• Generate UCC128 barcodes to help the receiver prepare. ASNs often include barcodes for each box, case, pallet, or crate. These numbers help recipients get ready to receive and log products. They’re helpful internally and when checking the manifest against what’s taken off the delivery truck and scanned at the final destination.
  • Track shipments. Most ASNs include tracking information, such as a tracking number, to see where the package is in transit and the delivery company’s name. This is especially helpful when you haven’t specified which purveyor you prefer or when the seller uses multiple cargo companies.

ASN also has business-wide benefits because it’s part of the EDI automation process. For instance, using ASNs instead of sending a quick email or calling the buyer and saying, “Your package is on the way,” offers these advantages:

  • Increases transparency. Shared documents that follow an official format and include all relevant information remove the possibility of human error and miscommunication. Instead of sifting through old email chains to double-check when a shipment was promised, all parties can refer to the shared EDI 856 to see what was ordered, when it was ordered, when it was supposed to ship, and whether it’s on the way.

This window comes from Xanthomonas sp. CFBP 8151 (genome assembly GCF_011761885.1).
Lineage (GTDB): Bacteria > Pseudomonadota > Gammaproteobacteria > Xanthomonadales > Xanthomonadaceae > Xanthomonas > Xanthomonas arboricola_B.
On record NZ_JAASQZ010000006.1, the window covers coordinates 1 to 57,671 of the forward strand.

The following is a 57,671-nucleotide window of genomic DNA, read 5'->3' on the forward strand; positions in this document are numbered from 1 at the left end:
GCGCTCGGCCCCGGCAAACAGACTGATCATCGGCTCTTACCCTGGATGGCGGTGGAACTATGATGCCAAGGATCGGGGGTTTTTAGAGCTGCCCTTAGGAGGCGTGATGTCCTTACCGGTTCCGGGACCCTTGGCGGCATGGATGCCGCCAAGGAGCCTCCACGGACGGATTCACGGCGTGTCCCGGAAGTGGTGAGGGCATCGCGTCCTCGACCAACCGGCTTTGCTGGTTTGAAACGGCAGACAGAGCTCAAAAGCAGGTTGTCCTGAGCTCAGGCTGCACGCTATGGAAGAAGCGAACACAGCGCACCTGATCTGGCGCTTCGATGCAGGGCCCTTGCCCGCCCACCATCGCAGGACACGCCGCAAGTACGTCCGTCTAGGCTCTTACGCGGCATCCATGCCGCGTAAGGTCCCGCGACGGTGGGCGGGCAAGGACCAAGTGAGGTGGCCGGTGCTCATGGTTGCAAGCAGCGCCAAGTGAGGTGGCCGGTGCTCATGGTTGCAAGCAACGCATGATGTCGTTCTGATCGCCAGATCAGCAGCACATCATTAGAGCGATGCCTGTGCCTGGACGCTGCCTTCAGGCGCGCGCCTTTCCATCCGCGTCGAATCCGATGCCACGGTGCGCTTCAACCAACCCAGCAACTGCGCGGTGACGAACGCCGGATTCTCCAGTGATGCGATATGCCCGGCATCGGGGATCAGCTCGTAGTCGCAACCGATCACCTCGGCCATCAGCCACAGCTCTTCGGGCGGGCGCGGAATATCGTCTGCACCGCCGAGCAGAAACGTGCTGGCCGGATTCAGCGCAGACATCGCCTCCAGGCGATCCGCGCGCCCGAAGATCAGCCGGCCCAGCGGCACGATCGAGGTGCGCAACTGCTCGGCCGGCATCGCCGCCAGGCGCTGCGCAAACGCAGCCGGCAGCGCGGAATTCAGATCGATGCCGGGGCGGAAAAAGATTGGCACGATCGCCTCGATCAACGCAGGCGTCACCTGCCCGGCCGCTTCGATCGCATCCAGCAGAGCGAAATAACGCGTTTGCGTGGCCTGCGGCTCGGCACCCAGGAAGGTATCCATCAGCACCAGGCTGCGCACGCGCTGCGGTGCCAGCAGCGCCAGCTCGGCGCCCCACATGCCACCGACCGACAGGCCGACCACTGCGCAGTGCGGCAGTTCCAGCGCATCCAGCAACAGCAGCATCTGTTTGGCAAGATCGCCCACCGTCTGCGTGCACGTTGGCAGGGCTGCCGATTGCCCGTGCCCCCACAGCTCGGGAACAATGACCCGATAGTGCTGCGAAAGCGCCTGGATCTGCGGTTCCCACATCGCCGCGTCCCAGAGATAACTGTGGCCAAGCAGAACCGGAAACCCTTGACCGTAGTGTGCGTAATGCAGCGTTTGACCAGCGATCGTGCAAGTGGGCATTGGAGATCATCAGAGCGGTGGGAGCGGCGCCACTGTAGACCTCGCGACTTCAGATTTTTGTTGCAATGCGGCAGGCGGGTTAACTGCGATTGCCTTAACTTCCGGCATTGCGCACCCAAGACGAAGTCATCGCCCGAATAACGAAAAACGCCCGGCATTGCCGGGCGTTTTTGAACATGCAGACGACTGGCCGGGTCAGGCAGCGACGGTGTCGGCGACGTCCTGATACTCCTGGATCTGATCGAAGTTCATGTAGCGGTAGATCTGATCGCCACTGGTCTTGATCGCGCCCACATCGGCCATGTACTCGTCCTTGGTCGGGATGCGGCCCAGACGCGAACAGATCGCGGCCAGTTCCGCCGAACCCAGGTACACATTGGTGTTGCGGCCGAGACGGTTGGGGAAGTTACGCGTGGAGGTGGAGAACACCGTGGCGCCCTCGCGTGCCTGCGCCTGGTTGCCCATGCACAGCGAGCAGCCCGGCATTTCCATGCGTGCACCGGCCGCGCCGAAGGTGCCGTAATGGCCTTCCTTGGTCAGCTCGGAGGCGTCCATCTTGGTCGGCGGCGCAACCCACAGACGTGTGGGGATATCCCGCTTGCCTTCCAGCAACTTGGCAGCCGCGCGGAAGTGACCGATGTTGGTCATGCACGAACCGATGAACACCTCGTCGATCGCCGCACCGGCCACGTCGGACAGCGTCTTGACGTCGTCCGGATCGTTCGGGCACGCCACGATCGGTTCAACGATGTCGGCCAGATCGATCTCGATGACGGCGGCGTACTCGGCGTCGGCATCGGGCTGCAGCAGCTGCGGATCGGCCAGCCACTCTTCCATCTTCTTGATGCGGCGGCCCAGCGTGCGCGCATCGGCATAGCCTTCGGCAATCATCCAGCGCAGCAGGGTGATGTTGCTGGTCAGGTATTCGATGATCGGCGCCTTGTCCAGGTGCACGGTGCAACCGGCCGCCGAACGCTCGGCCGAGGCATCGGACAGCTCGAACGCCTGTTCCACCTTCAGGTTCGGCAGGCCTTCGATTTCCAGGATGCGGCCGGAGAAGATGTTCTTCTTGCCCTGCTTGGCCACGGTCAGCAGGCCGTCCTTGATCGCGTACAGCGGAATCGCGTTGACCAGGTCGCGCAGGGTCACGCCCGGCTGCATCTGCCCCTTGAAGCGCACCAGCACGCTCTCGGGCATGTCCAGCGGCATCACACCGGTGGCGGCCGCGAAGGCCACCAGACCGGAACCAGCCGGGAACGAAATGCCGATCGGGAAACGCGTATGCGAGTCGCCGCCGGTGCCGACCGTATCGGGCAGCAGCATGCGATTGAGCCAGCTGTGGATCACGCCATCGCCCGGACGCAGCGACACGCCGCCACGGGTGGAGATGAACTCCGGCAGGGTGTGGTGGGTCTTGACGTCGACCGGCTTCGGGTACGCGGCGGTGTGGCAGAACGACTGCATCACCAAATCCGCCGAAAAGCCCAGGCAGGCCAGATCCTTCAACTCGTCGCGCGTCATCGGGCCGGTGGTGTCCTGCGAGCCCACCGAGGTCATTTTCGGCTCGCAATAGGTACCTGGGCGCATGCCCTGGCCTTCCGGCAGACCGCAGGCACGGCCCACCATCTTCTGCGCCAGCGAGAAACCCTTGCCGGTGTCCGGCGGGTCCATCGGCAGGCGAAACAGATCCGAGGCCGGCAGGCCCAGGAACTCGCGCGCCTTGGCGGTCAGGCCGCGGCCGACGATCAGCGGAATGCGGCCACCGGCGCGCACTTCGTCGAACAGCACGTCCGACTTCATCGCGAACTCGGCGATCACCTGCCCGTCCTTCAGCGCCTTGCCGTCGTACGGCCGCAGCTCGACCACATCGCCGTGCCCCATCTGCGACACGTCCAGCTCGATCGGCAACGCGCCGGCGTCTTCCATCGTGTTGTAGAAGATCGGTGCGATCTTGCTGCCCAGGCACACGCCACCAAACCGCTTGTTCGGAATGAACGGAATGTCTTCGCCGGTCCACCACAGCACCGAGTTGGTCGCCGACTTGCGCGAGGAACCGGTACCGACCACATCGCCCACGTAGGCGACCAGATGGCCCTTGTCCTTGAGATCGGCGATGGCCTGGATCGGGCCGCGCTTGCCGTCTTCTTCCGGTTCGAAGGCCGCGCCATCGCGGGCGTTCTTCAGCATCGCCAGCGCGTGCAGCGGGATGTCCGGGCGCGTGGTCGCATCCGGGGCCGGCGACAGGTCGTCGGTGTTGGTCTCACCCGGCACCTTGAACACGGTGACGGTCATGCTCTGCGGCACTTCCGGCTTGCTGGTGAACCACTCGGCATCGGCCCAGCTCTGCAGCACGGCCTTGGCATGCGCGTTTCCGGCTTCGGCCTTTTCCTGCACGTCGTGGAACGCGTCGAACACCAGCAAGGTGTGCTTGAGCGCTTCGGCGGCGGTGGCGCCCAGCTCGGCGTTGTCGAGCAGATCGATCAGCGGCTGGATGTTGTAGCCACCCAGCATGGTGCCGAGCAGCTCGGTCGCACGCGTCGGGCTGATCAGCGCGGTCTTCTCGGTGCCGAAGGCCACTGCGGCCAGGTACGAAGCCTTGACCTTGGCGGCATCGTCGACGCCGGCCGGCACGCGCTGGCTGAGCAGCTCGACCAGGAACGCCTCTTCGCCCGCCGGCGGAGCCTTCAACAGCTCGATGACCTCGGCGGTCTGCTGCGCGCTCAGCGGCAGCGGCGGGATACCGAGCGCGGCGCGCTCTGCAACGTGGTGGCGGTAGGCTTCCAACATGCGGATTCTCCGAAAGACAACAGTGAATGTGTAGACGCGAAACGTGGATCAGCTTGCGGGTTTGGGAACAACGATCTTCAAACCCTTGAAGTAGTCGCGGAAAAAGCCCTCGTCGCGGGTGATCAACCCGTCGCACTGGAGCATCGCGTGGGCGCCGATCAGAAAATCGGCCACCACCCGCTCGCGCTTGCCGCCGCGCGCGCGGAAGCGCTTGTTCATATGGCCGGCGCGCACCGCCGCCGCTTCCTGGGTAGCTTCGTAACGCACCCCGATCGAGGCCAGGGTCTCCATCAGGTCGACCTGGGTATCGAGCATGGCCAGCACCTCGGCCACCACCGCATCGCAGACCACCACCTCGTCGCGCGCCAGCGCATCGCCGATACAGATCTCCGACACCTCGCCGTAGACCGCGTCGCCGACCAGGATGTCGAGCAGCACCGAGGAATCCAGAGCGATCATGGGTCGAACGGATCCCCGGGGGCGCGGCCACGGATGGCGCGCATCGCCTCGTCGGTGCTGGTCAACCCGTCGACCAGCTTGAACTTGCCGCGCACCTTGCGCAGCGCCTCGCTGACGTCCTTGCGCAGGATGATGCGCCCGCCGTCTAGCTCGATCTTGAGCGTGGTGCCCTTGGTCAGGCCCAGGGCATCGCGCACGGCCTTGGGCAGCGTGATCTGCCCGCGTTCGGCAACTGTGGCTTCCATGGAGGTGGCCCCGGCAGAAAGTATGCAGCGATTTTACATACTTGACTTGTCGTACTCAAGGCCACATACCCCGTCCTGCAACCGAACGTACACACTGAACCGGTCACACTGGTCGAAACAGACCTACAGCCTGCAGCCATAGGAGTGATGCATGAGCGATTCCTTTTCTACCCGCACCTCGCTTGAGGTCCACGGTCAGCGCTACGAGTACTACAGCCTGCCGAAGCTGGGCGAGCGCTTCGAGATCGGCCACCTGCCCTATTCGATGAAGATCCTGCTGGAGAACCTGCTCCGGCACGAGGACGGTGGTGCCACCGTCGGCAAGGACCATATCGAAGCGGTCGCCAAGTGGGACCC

• Fits into company-wide bookkeeping practices. EDI 856 is just one piece of the EDI pie. It comes after the buyer sends a purchase order and the seller responds with a purchase order acknowledgment. There is also invoicing and other documentation to keep track of. By sending an EDI 856, you create a paper trail that helps track orders, inventory, expenses, and more.
  • Serves as final confirmation of an order. Purchase orders are just requests, and PO acknowledgments merely say, “Okay, we see you.” Even invoices and payments can be reversed. But an ASN confirms that actual physical products have been packed up and shipped. This notification allows the buyer to close out the financial aspect of a sale. The funds have been spent, and the products are on their way.
Save money and reduce errors with Orderful EDI

Incorporating ASN into your supply chain management process can reduce errors, improve visibility across the supply chain, and even lead to significant cost savings. Advance shipment notifications and the corresponding EDI documentation benefit you and your partners while strengthening the supply ecosystem as a whole.

Want to get started with EDI? Orderful’s cloud-based system is powered by modern APIs that make collaboration and EDI integration remarkably simple. Reach out to an EDI expert today to see how Orderful can work for you.